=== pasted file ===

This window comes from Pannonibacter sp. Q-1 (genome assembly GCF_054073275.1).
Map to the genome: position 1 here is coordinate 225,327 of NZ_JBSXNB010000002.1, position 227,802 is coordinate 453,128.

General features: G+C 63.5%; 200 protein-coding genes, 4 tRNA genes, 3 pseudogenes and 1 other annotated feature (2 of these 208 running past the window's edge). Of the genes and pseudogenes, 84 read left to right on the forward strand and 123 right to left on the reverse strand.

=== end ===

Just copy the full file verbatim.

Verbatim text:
This window comes from Pannonibacter sp. Q-1 (genome assembly GCF_054073275.1).
Map to the genome: position 1 here is coordinate 225,327 of NZ_JBSXNB010000002.1, position 227,802 is coordinate 453,128.

General features: G+C 63.5%; 200 protein-coding genes, 4 tRNA genes, 3 pseudogenes and 1 other annotated feature (2 of these 208 running past the window's edge). Of the genes and pseudogenes, 84 read left to right on the forward strand and 123 right to left on the reverse strand.